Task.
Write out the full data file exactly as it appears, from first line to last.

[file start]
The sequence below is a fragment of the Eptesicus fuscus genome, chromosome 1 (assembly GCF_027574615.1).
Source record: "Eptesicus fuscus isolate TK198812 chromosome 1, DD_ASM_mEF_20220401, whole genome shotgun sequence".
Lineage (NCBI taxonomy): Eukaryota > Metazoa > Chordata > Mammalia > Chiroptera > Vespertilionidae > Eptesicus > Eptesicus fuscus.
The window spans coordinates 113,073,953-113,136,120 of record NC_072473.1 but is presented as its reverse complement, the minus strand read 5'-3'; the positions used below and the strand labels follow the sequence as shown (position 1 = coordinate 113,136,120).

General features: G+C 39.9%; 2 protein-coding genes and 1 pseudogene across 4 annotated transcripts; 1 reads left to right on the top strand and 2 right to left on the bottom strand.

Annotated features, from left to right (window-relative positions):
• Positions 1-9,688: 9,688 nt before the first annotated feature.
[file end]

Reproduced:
The sequence below is a fragment of the Eptesicus fuscus genome, chromosome 1 (assembly GCF_027574615.1).
Source record: "Eptesicus fuscus isolate TK198812 chromosome 1, DD_ASM_mEF_20220401, whole genome shotgun sequence".
Lineage (NCBI taxonomy): Eukaryota > Metazoa > Chordata > Mammalia > Chiroptera > Vespertilionidae > Eptesicus > Eptesicus fuscus.
The window spans coordinates 113,073,953-113,136,120 of record NC_072473.1 but is presented as its reverse complement, the minus strand read 5'-3'; the positions used below and the strand labels follow the sequence as shown (position 1 = coordinate 113,136,120).

General features: G+C 39.9%; 2 protein-coding genes and 1 pseudogene across 4 annotated transcripts; 1 reads left to right on the top strand and 2 right to left on the bottom strand.

Annotated features, from left to right (window-relative positions):
• Positions 1-9,688: 9,688 nt before the first annotated feature.